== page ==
New Business Financial Mistakes:
Don’t Make These Mistakes
When Starting Your Business!
You may have the best idea in the world for your start-up business: a unique product, a can’t-miss marketing plan, and a supportive team willing to give it their all. But if you mismanage your finances, all your hard work and seed money will be wasted. Here are some common mistakes entrepreneurs make. Avoid these financial traps, and you’ll have a much better chance of succeeding.
Starting Without a Plan
“Failing to plan is planning to fail.” This saying is especially true for small businesses. Before you make the commitment to start a company, you need a detailed business plan that includes projections of how much money you expect to take in, what your expenses will be, where your start-up funds will come from, and many other factors. Be conservative in your projections and build in lots of room for unexpected expenses or market reversals. The SBA has an online tool to help you draft a business plan. Starting without one is like flying blind.
Insufficient Cash ReservesLaunching a business requires a positive attitude, but entrepreneurs who are too optimistic are likely to run out of cash. Before you open the doors, make sure you have at least six months’ worth of operating expenses in the bank. Otherwise, when you’re faced with a financial crisis, you’ll have to make some hard choices: going into debt to stay afloat, tapping your personal assets, or closing the doors.
Businesses face risk every day, from lawsuits and employee fraud to natural disasters. Manage your risk by consulting an insurance agent who specializes in business policies, and make sure you have enough liability, property and casualty insurance. Then incorporate your business, so that if your company is held liable in a lawsuit, or some other mishap occurs, your personal assets will be protected. It's better to pay a little money for insurance and incorporation than to risk a financial disaster.
Bad Bookkeeping Habits
Financial records are vital to the success of your business. A good set of books can help you see the difference between revenue (gross sales) and profits (what’s left over after expenses), showing whether you're making money or fooling yourself. They can tell you which activities pay off and which are losers, so you can allocate your resources properly. Failing to keep accurate financial records can make it nearly impossible to get credit from your bank or from outside investors, and can even get you into trouble with taxing authorities. Losing track of when your bills are due (accounts payable) can ruin your credit rating and result in past-due fees, and losing track of what other people owe you (accounts receivable) can be even worse. Invest in some basic accounting software, make sure to post all transactions as soon as they occur, and hire a bookkeeper if necessary to help you make sense of the reports.
Mixing Personal and Business Money
When you’re first starting out and money is tight, it can be tempting to take whatever cash is available and apply it where it’s needed most, whether it comes from personal or business sources. This can be a major mistake for several reasons, and incurring the wrath of the IRS is one of the worst. The tax code allows you to deduct business expenses, but if you use a business credit card or bank account to pay for personal expenses, the IRS will come down on you. On the other hand, if you use personal funds for business expenses and forget to log them into your business accounting system, you’ll miss out on valuable deductions. Keep separate bank accounts and credit cards for business and personal use. This also gives you a clearer picture of how much money your business is actually making.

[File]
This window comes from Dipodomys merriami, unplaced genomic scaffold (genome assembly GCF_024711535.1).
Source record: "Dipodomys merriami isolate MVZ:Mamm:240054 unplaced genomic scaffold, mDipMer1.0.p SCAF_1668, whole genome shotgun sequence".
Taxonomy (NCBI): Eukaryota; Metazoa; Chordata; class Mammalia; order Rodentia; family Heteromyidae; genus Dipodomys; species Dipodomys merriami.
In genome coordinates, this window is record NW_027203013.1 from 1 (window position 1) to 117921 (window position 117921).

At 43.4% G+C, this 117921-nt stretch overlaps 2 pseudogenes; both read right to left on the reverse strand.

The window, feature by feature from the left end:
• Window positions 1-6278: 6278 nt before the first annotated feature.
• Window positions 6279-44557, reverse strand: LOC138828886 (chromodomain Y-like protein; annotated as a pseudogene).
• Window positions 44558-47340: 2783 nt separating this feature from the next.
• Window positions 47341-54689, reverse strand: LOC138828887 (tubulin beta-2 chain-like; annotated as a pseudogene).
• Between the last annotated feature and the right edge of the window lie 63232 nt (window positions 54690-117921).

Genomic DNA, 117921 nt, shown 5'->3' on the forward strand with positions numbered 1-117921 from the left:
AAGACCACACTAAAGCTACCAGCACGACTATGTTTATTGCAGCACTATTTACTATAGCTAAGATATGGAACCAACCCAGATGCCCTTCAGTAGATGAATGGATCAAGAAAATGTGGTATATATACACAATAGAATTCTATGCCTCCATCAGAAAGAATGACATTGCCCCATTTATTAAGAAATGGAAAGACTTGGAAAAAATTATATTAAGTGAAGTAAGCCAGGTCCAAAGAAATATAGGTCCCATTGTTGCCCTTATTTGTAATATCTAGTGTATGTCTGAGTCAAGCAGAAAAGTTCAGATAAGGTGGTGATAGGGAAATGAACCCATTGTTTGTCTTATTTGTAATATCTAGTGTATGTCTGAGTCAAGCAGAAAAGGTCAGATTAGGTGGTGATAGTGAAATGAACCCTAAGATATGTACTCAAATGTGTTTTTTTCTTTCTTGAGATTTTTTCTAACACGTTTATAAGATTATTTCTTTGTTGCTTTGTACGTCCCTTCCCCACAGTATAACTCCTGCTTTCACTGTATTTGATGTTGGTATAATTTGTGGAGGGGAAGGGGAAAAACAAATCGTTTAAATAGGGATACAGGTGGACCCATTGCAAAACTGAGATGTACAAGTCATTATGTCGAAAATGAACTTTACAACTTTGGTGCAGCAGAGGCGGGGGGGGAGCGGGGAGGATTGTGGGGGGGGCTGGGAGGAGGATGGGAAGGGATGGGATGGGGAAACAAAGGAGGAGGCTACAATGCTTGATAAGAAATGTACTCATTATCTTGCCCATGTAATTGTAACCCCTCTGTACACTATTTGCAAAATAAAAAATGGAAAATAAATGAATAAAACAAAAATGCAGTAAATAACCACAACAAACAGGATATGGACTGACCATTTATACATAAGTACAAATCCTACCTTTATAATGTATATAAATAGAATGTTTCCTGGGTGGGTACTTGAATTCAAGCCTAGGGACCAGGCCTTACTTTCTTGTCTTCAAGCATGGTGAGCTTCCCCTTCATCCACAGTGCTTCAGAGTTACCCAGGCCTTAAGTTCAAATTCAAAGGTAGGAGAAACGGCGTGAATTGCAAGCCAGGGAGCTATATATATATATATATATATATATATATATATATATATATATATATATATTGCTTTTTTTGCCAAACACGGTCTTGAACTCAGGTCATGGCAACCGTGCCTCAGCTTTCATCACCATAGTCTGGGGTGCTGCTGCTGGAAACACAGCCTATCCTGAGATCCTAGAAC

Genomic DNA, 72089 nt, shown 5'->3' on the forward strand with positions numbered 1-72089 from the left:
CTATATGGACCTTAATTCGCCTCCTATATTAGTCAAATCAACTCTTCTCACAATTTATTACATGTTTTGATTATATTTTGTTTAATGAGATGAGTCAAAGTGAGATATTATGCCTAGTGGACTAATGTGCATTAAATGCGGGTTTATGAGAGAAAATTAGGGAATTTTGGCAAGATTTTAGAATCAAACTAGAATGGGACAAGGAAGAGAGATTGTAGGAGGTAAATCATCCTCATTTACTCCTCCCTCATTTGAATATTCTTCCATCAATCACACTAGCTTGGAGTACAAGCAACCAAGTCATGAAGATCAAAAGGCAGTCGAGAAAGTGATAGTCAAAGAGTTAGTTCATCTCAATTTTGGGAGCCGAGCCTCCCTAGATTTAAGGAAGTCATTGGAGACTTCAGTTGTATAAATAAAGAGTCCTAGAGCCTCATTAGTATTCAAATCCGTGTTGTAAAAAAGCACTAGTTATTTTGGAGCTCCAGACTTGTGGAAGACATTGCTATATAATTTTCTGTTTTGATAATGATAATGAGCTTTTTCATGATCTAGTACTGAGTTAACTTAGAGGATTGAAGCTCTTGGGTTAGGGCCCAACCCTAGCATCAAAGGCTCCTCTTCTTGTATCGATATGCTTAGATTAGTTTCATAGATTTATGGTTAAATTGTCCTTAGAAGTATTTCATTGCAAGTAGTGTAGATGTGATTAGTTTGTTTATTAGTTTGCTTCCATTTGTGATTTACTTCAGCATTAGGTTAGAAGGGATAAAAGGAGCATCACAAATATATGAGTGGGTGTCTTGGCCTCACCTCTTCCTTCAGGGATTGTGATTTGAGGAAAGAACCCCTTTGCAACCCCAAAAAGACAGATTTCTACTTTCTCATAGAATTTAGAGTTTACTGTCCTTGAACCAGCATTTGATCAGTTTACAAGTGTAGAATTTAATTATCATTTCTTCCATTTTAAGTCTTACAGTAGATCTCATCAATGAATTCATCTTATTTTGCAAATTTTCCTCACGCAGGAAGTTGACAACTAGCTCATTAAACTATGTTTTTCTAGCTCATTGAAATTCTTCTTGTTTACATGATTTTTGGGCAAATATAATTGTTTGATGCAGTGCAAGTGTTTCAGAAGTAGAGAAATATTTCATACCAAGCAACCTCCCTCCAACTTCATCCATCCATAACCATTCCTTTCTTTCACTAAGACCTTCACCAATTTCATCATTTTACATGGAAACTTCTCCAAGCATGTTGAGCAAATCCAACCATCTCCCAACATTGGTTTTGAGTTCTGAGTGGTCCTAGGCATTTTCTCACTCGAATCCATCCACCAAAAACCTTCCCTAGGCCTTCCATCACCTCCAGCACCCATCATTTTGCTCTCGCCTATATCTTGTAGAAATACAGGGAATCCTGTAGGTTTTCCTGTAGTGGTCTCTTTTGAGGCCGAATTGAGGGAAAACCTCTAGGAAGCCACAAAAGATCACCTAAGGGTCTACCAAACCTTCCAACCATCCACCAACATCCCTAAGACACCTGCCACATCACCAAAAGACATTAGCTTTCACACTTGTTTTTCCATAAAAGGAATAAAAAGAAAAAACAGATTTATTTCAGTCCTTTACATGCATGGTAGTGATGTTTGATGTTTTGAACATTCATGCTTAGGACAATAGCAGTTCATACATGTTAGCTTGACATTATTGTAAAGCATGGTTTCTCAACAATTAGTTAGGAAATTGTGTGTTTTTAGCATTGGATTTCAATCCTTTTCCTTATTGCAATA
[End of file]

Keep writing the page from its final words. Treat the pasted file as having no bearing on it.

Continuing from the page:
Not Drawing a Salary
If your business is just getting off the ground, you might think you're helping out by not paying yourself a salary, but the reverse is probably true. If you treat your business bank account like your personal ATM and take out cash whenever you need it to cover personal expenses, you're hurting the company's cash flow. This depletes the reserves it might need to handle an emergency or to take advantage of an opportunity that requires an investment of capital. On the other hand, if you leave all the profits in the business and fail to take anything out, your personal finances and credit rating may suffer. Decide on a salary that's fair, and take it every month. If you can't afford to pay yourself, you need to revisit your business plan and see where you can increase sales or reduce expenses.
If you haven't planned properly, or if you use up your cash reserves, you may find yourself needing to borrow money. It may be tempting to use credit cards to buy what you need, but high interest rates and annual fees should make them the alternative of last resort. Trying to keep up with credit card debt can drag your company down. Discuss your cash flow problems with your banker. If your business plan is sound, you may qualify for a small business loan or a line of credit to help you over the rough patch.
It's important to invest in your business, but spending on nonessentials can use up the cash reserves you need to keep going and growing. Remember, Microsoft, Apple and Disney all started in someone's garage, so you don't need a fancy suite of offices in order to succeed. Hire the minimum number of people, and don't bring on anyone else until it's really necessary. Look for other ways to trim expenses and run lean: buy used equipment, share office or warehouse space, and barter with other start-ups for necessities.
Avoiding these common financial mistakes will not only increase your chances of success, but will also reduce your stress level. Instead of worrying about money, you can focus your time, effort and energy on achieving your business goals and becoming a successful entrepreneur. Isn't that why you wanted to be a business owner in the first place?